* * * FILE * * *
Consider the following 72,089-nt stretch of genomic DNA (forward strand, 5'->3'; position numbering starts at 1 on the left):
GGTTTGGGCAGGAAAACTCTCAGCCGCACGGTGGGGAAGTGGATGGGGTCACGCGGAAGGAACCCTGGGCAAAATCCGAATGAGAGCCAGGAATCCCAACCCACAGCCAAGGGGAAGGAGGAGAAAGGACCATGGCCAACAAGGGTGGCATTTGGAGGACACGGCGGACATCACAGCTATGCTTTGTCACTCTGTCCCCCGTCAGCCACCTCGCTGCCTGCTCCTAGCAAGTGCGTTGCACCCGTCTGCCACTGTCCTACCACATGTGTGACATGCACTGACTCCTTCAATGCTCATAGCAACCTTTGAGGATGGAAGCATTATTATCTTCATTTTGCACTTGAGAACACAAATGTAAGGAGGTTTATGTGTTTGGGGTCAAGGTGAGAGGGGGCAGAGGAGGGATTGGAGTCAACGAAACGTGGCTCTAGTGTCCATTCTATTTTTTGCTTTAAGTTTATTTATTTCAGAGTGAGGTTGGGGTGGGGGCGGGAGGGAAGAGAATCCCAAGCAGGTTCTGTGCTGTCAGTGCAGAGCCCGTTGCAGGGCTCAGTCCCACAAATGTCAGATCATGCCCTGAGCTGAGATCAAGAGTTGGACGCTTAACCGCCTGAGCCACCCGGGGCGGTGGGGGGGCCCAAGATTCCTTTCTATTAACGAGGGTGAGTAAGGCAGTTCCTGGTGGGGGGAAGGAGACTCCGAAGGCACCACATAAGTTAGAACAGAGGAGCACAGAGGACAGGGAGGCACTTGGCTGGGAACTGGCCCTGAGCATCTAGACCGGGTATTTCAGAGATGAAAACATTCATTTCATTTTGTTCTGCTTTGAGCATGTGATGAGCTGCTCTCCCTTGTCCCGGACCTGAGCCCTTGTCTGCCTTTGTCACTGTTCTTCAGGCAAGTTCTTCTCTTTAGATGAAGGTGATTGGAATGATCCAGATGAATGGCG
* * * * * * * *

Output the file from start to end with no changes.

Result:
Consider the following 72,089-nt stretch of genomic DNA (forward strand, 5'->3'; position numbering starts at 1 on the left):
GGTTTGGGCAGGAAAACTCTCAGCCGCACGGTGGGGAAGTGGATGGGGTCACGCGGAAGGAACCCTGGGCAAAATCCGAATGAGAGCCAGGAATCCCAACCCACAGCCAAGGGGAAGGAGGAGAAAGGACCATGGCCAACAAGGGTGGCATTTGGAGGACACGGCGGACATCACAGCTATGCTTTGTCACTCTGTCCCCCGTCAGCCACCTCGCTGCCTGCTCCTAGCAAGTGCGTTGCACCCGTCTGCCACTGTCCTACCACATGTGTGACATGCACTGACTCCTTCAATGCTCATAGCAACCTTTGAGGATGGAAGCATTATTATCTTCATTTTGCACTTGAGAACACAAATGTAAGGAGGTTTATGTGTTTGGGGTCAAGGTGAGAGGGGGCAGAGGAGGGATTGGAGTCAACGAAACGTGGCTCTAGTGTCCATTCTATTTTTTGCTTTAAGTTTATTTATTTCAGAGTGAGGTTGGGGTGGGGGCGGGAGGGAAGAGAATCCCAAGCAGGTTCTGTGCTGTCAGTGCAGAGCCCGTTGCAGGGCTCAGTCCCACAAATGTCAGATCATGCCCTGAGCTGAGATCAAGAGTTGGACGCTTAACCGCCTGAGCCACCCGGGGCGGTGGGGGGGCCCAAGATTCCTTTCTATTAACGAGGGTGAGTAAGGCAGTTCCTGGTGGGGGGAAGGAGACTCCGAAGGCACCACATAAGTTAGAACAGAGGAGCACAGAGGACAGGGAGGCACTTGGCTGGGAACTGGCCCTGAGCATCTAGACCGGGTATTTCAGAGATGAAAACATTCATTTCATTTTGTTCTGCTTTGAGCATGTGATGAGCTGCTCTCCCTTGTCCCGGACCTGAGCCCTTGTCTGCCTTTGTCACTGTTCTTCAGGCAAGTTCTTCTCTTTAGATGAAGGTGATTGGAATGATCCAGATGAATGGCG